One of the more toxic sights to be found on the toxic-drenched internet are the tweets fired off by United States Men’s National Team fans on Twitter anytime Chelsea play. The subject of the tweets is, of course, Chelsea’s enigmatic American: Christian Pulisic
USMNT Twitter isn’t for the faint of heart during the best of times, but Pulisic’s time in West London has generated a particularly hostile rage from the red, white, and blue masses.
To many USMNT fans, when Pulisic doesn’t feature in a Chelsea match, his talent is needlessly rotting away. A forlorn looking Pulisic raising a tattoo-covered arm to glumly scratch at his head while sitting on the Chelsea bench is a frustratingly frequent sight to this group. And when he does play, well, these US supporters believe the coach isn’t deploying him in a way that would maximize his talent.
But that’s just one section of USMNT fans. There’s an entirely separate group of Sam’s Army who think Chelsea’s number 10 is overrated, an opinion they are more than happy to share unprompted during any Chelsea match. They are more concerned with the exploits of players like Brenden Aaronson and Weston McKennie — the supposed real stars and real future of the USMNT.
If this all sounds confusing, that’s because it is. The debate around Pulisic is almost as confounding as the player himself. Because at age 24, now in his fourth Chelsea season, it remains unclear just how good — or not good — a player Pulisic is.
Separating Pulisic, the promising player tantalizingly bristling with potential, from Pulisic, the savior of all things American soccer, is difficult. As difficult as it is for fans and pundits to extricate an actual human being from all the noise and chatter surrounding him, imagine how difficult it must be for the player himself.
In February 2016, at just 17 years old, Pulisic made his first Bundesliga start for Thomas Tuchel’s Borussia Dortmund. A month later, he became the youngest American to feature in a World Cup Qualifying match when came on as an 81st-minute substitute against Guatemala. The following month he scored his first Bundesliga goal, against Hamburg, which made him the youngest non-German to score in the German top flight. Not long after that, Pulisic’s goal for the US in a friendly against Bolivia made him the youngest USMNT player to score for the senior team.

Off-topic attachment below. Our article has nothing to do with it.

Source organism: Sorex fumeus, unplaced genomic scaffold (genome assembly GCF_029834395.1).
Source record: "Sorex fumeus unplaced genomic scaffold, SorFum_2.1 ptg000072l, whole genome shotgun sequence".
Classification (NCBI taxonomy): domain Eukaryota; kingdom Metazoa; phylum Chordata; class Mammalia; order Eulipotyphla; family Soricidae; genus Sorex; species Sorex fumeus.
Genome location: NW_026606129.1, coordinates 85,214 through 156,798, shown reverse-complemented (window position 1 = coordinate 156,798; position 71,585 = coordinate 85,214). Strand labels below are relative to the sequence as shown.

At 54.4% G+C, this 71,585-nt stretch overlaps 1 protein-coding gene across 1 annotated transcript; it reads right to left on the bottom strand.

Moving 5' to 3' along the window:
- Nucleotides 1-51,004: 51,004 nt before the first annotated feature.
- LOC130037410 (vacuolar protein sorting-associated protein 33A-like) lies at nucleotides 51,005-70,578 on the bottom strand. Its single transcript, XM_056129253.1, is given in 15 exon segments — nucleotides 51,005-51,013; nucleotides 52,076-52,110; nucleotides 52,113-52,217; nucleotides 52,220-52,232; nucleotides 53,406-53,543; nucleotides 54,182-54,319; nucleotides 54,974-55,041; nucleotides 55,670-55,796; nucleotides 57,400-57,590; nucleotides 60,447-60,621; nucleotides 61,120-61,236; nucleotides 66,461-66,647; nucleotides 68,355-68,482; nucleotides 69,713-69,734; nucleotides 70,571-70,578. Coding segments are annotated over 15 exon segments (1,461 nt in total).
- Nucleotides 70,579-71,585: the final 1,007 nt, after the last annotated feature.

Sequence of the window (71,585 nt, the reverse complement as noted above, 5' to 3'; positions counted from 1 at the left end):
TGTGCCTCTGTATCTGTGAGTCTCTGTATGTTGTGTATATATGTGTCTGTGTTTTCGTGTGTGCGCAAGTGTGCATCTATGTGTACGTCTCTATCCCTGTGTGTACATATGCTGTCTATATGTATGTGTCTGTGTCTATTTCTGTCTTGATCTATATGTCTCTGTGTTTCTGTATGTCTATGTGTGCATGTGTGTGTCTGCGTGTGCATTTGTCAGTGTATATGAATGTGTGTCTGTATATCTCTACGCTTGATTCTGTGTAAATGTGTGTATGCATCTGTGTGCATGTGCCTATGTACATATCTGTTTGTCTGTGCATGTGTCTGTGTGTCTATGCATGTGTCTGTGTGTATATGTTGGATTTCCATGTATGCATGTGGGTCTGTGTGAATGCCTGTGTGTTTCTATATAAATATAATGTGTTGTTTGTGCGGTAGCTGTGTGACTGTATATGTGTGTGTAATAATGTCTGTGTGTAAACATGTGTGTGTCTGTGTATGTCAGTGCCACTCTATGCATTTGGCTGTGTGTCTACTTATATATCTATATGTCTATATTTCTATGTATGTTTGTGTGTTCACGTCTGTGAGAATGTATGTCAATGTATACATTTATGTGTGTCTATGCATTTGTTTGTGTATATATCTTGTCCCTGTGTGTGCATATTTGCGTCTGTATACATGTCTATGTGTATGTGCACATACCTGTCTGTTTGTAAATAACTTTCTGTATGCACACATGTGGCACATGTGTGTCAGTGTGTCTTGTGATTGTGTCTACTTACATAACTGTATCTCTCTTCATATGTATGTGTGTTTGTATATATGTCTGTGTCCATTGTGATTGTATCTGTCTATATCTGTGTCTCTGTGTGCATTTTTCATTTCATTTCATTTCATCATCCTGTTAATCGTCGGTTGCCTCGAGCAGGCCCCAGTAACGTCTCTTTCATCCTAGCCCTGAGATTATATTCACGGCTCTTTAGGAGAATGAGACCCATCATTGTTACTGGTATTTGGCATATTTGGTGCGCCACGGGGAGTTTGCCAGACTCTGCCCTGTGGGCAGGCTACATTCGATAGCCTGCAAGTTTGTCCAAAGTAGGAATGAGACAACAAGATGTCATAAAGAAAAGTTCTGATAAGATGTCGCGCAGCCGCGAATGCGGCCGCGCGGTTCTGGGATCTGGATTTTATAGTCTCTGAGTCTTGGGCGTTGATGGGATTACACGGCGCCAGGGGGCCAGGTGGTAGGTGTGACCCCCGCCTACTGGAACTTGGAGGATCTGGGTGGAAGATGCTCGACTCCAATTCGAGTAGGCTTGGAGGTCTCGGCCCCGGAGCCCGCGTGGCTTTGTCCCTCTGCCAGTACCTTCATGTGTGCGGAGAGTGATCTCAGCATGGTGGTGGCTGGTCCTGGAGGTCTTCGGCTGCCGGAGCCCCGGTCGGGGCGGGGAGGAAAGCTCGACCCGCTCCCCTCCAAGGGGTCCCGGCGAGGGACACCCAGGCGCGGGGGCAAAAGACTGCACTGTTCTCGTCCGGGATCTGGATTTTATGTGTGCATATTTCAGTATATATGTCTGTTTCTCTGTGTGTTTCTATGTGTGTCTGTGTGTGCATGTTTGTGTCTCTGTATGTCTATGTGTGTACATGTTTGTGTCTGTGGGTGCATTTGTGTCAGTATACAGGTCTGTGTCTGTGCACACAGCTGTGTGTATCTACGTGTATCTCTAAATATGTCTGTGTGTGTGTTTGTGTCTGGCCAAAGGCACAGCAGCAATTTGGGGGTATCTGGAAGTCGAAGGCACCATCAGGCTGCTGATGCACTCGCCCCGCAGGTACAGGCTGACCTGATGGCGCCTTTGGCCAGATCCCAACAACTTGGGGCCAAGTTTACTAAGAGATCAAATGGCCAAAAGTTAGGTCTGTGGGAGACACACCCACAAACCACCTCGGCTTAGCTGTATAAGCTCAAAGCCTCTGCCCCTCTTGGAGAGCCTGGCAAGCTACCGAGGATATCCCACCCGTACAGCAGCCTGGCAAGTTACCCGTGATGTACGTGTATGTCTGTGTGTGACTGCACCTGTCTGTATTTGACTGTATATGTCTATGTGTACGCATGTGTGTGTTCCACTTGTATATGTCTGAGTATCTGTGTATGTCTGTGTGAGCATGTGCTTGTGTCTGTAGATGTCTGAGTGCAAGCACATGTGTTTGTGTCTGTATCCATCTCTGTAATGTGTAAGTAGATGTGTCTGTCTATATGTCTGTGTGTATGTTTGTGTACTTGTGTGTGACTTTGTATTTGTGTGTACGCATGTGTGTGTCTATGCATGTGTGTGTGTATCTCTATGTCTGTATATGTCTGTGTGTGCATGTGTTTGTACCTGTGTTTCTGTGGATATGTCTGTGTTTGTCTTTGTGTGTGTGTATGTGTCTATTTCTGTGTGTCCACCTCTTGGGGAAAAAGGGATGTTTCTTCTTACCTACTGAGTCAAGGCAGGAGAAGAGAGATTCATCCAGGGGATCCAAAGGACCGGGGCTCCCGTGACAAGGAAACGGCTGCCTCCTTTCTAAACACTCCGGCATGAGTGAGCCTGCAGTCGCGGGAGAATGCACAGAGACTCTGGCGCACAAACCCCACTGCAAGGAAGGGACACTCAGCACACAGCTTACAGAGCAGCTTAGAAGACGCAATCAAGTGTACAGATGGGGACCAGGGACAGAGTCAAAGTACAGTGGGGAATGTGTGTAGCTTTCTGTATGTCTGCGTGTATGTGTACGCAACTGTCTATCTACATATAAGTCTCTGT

Pulisic was quickly becoming the youngest USMNT player to do a lot of things. Youngest to score a goal in a World Cup Qualifier? Yes. Youngest to start a World Cup Qualifier? You bet. Youngest to score in a UEFA Champions League match? Oh yeah. The hype generated by all these firsts was, unsurprisingly, deafening.
Fans of the USMNT had been desperate for a genuine global star: a player just as recognizable to a football fan in Thailand as he is to one in Texas. This desperation makes it difficult for Pulisic to simply be a good player. He has to either be a preeminent force on a top European club or a too-hyped bust.
It’s not enough for Pulisic to score a winner off the bench as a substitute because why wasn’t he starting the match in the first place? He can’t start a midweek match and then sit out the weekend’s match because the truly great players are supposed to play all the time. And if he isn’t great, then he must be awful for swindling everyone into believing in him.
US Men’s Soccer fans have a super-sized chip on their collective shoulders. (By contrast, US Women’s Soccer fans are too busy counting trophies to care what anyone thinks of them). Apparently, one can only tolerate so many “it’s called football” comments before it starts to grate. An American dazzling in the most watched league in the world every week could go a long way to legitimizing everyone with a “Yankee” accent involved with this sport. It might even lead to an American coach not being compared to Ted Lasso.
But even if Pulisic’s time at Chelsea is viewed in a vacuum and divorced from the hopes, dreams, and anxieties of excitable USMNT followers, expectation still weighs heavy. He played his first Chelsea match in the first match the 2019-20 season, a 4-0 defeat away to Manchester United. Crucially, due to a transfer ban, Chelsea couldn’t sign any new players in the preceding summer transfer window, but because Pulisic was signed in January from Borussia Dortmund and allowed to finish the 2018-19 season on loan there, he was, for all intents and purposes, still a new signing.
Hopes for that 2019-20 season were less optimistic than usual. A youth-first policy adopted out of necessity meant talented, but unproven academy players like Mason Mount, Tammy Abraham, and Reece James would see more minutes than they otherwise probably would have. In the dugout stood Frank Lampard. A legend until the end of time for his Chelsea playing career, not much was expected of Lampard, the coach. After all, he only had one season of coaching experience on his CV: a sixth-place Championship finish with Derby County the previous campaign.